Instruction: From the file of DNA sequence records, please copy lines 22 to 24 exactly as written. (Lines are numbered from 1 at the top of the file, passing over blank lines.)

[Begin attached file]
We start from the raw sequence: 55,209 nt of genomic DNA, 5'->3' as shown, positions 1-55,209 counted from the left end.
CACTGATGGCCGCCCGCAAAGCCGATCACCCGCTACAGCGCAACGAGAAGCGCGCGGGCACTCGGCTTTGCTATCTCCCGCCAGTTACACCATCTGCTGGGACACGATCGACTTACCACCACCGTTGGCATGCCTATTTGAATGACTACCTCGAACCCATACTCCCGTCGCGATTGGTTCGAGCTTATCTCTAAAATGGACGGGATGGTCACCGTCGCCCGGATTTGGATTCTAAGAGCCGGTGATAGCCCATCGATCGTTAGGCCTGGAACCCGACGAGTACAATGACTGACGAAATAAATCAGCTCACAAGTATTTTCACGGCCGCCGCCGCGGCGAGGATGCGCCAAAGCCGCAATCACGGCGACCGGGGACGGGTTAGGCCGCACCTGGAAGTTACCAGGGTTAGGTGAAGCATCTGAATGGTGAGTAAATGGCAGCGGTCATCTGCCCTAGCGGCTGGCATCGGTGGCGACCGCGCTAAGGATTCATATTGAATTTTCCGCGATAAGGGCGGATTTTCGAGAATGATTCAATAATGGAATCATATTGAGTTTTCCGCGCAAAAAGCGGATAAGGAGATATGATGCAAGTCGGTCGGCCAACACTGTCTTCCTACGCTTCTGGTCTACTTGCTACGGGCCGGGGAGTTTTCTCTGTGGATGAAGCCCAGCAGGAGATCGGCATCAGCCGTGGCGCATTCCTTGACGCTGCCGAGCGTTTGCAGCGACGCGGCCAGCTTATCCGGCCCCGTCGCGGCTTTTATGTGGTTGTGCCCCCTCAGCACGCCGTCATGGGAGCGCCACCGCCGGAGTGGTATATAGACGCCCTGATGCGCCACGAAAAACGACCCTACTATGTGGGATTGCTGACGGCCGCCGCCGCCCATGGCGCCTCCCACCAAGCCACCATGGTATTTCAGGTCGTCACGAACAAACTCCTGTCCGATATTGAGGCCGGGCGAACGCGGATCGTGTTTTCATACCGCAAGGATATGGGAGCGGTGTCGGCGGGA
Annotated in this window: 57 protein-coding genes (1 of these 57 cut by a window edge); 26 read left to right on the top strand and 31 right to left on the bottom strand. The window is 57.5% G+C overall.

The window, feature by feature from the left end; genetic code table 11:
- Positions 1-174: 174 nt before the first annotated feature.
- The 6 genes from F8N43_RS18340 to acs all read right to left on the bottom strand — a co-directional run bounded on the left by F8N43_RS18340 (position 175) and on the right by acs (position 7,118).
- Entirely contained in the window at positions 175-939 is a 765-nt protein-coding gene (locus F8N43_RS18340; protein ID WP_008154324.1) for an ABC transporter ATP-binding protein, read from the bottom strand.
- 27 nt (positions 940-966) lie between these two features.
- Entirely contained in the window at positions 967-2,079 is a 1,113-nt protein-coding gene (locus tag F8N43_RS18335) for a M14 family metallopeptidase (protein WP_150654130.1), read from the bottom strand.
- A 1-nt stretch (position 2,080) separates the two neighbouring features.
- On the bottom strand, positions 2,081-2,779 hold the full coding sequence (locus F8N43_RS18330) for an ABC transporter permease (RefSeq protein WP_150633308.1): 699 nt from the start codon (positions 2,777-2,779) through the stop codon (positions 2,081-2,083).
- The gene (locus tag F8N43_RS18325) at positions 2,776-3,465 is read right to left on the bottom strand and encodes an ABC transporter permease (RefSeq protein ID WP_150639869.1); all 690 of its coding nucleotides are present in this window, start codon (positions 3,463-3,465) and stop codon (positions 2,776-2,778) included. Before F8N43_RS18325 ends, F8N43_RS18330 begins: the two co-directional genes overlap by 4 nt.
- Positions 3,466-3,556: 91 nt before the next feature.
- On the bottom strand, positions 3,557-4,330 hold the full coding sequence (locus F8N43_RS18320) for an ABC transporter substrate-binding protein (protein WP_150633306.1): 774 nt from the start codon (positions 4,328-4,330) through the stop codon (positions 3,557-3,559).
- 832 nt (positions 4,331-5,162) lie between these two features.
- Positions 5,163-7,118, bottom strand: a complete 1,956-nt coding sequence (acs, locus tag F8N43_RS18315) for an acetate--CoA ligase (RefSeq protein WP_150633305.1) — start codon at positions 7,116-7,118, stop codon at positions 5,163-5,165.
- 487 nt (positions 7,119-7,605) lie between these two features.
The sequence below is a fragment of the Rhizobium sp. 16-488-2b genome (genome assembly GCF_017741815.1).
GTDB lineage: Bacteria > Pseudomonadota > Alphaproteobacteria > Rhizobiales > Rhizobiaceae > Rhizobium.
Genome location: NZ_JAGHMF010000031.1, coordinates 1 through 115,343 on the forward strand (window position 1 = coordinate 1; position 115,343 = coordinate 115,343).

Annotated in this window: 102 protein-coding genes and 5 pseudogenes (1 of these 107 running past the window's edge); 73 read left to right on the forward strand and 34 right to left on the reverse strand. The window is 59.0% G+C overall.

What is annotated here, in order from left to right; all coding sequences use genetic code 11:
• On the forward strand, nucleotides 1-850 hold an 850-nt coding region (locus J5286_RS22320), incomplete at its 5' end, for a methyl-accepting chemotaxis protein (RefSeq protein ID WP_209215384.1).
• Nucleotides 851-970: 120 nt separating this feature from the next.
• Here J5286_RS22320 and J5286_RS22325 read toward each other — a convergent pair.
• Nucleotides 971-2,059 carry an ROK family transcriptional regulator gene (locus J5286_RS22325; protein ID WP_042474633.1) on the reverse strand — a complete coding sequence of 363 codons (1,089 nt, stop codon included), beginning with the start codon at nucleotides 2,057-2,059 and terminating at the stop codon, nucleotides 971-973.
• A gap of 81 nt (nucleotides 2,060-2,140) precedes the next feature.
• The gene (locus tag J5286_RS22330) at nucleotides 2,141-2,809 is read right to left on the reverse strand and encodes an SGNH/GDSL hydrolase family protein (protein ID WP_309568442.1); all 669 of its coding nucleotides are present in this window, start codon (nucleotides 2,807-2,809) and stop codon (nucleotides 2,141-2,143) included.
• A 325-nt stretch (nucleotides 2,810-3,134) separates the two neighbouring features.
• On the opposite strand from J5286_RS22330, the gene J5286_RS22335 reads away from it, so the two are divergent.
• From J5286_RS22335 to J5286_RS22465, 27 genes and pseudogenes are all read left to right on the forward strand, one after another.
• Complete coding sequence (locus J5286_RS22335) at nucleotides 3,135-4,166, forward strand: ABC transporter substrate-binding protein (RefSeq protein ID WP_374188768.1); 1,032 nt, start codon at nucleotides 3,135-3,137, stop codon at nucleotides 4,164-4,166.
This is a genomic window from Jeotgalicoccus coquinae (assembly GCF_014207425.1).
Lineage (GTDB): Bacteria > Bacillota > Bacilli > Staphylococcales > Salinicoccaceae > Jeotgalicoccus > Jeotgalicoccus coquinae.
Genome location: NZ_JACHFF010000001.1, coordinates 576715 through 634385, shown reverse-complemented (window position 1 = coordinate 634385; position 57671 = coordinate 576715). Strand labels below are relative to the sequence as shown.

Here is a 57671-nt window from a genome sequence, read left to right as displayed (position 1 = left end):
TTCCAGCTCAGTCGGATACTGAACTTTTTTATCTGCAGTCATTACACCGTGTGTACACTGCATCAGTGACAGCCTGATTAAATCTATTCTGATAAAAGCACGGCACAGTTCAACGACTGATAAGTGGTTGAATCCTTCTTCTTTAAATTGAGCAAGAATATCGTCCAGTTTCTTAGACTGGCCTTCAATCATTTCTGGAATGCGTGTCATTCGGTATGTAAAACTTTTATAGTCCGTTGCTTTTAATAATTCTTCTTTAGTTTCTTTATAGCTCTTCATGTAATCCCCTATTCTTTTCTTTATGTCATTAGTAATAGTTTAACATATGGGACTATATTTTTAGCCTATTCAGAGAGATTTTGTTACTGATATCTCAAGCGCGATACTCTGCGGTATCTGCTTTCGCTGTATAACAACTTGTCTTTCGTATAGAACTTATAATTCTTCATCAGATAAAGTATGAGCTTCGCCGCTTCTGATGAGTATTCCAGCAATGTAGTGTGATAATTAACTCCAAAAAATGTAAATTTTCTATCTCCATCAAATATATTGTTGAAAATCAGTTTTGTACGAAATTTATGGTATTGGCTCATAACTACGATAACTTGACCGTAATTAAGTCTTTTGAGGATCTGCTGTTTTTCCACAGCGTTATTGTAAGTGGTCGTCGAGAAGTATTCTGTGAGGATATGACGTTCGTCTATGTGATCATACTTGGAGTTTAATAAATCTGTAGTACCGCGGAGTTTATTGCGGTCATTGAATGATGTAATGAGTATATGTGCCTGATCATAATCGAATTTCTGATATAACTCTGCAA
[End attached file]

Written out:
What is annotated here, in order from left to right; all coding sequences use genetic code 11:
• On the forward strand, nucleotides 1-850 hold an 850-nt coding region (locus J5286_RS22320), incomplete at its 5' end, for a methyl-accepting chemotaxis protein (RefSeq protein ID WP_209215384.1).
• Nucleotides 851-970: 120 nt separating this feature from the next.